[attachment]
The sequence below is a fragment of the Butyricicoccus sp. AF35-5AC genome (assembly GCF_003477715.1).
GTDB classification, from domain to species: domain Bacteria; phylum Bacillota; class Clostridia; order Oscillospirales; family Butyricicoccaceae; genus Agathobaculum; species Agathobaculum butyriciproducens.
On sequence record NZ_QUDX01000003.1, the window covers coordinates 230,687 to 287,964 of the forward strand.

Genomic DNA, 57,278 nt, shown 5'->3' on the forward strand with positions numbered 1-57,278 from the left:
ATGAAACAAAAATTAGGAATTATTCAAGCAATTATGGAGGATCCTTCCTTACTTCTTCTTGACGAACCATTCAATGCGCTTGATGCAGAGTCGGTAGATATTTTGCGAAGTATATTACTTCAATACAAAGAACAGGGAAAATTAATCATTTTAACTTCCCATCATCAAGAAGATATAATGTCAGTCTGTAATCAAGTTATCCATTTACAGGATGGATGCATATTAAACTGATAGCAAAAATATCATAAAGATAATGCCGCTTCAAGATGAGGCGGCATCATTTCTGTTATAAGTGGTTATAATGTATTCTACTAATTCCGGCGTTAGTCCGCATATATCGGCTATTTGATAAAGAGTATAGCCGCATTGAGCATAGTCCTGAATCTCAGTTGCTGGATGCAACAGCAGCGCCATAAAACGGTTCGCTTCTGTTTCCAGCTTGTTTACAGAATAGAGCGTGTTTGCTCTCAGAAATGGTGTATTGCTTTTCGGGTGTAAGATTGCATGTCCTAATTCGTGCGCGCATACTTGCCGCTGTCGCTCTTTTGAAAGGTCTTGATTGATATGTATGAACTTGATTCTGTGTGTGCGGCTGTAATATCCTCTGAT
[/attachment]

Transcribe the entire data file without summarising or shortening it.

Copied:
The sequence below is a fragment of the Butyricicoccus sp. AF35-5AC genome (assembly GCF_003477715.1).
GTDB classification, from domain to species: domain Bacteria; phylum Bacillota; class Clostridia; order Oscillospirales; family Butyricicoccaceae; genus Agathobaculum; species Agathobaculum butyriciproducens.
On sequence record NZ_QUDX01000003.1, the window covers coordinates 230,687 to 287,964 of the forward strand.

Genomic DNA, 57,278 nt, shown 5'->3' on the forward strand with positions numbered 1-57,278 from the left:
ATGAAACAAAAATTAGGAATTATTCAAGCAATTATGGAGGATCCTTCCTTACTTCTTCTTGACGAACCATTCAATGCGCTTGATGCAGAGTCGGTAGATATTTTGCGAAGTATATTACTTCAATACAAAGAACAGGGAAAATTAATCATTTTAACTTCCCATCATCAAGAAGATATAATGTCAGTCTGTAATCAAGTTATCCATTTACAGGATGGATGCATATTAAACTGATAGCAAAAATATCATAAAGATAATGCCGCTTCAAGATGAGGCGGCATCATTTCTGTTATAAGTGGTTATAATGTATTCTACTAATTCCGGCGTTAGTCCGCATATATCGGCTATTTGATAAAGAGTATAGCCGCATTGAGCATAGTCCTGAATCTCAGTTGCTGGATGCAACAGCAGCGCCATAAAACGGTTCGCTTCTGTTTCCAGCTTGTTTACAGAATAGAGCGTGTTTGCTCTCAGAAATGGTGTATTGCTTTTCGGGTGTAAGATTGCATGTCCTAATTCGTGCGCGCATACTTGCCGCTGTCGCTCTTTTGAAAGGTCTTGATTGATATGTATGAACTTGATTCTGTGTGTGCGGCTGTAATATCCTCTGAT